Every quarter, officials at the Bank of Japan ask companies throughout the manufacturing and non-manufacturing sectors how they feel about the state of business. The most recent Tankan survey turned up some promising results.
It showed that hotels, restaurants, amusement parks and other large non-manufacturers are feeling more upbeat than at any time since December 2019, just before the start of the pandemic.
Large manufacturers are also positive on the whole, but with no improvement in sentiment from the previous survey. One factor weighing on confidence across this sector is stubbornly high prices for energy and materials, a result of surging demand, geopolitical tensions, and efforts to address climate change. Another is supply chain disruptions. And yet another is the threat to exports from potential slowdowns in China and Europe.
As encouraging as the overall results of the survey appear, economists say they should be treated with caution. They note the poll was mostly conducted before the emergence of the omicron coronavirus variant, which could temper optimism in the months ahead.
Moreover, they are outright rejecting predictions from earlier in the year that Japan’s GDP might return to pre-pandemic levels in the final quarter of 2021. For that to happen, the economy would need to expand at an annualized rate of 9.5 percent between October and December. The latest consensus is that growth will be closer to 6.5 percent. Economists project that the second quarter of 2022 is the earliest that Japan will get back to the kind of figures it was seeing in 2019.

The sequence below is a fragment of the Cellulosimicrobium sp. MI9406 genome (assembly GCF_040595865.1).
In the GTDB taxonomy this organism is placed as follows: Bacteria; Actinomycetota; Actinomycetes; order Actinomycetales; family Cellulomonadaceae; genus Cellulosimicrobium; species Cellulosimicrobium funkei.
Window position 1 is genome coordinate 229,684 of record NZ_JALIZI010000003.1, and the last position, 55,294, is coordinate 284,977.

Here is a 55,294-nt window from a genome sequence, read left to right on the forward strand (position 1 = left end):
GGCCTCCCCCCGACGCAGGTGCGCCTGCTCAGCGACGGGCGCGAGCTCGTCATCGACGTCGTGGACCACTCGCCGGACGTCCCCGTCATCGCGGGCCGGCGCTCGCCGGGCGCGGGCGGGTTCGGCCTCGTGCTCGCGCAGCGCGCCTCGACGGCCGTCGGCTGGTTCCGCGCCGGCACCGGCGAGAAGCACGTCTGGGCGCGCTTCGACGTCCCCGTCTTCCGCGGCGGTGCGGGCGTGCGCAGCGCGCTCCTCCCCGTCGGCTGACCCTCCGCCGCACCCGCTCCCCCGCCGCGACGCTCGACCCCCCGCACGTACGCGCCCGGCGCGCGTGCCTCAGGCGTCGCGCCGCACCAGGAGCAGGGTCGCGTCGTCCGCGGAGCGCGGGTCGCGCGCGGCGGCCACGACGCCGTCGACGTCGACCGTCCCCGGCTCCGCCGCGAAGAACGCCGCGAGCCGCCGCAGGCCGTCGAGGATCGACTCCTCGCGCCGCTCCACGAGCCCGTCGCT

Prime Minister Fumio Kishida is aiming to help the economy get there with a $490-billion stimulus that includes cash payments for families with children and struggling businesses. It also earmarks funds for the domestic semi-conductor sector—part of an initiative to build a more resilient supply chain.
As comprehensive as the package looks, it may not be enough to convince consumers. Electricity bills and gasoline prices continue to rise. Prices for basic food items such as soy sauce, mayonnaise and beef are also going up.
Inflation may even temporarily hit 2 percent in 2022. That may not sound particularly high to people living in countries such as Britain and the US, where inflation has shot up past 5 percent this year, but for Japanese consumers used to chronically low price increases, it will come as a shock.
Kishida says companies can do their bit to help people prepare. He wants them to raise wages next spring by more than 3 percent, ensuring what the government calls a virtuous cycle of distribution and growth.
There are already some early signs that an economic recovery may be coming. The semiconductor shortage is starting to ease, and car exports are picking up. The challenge is now for the government and businesses to build on these improvements, by giving consumers the confidence to go out and spend.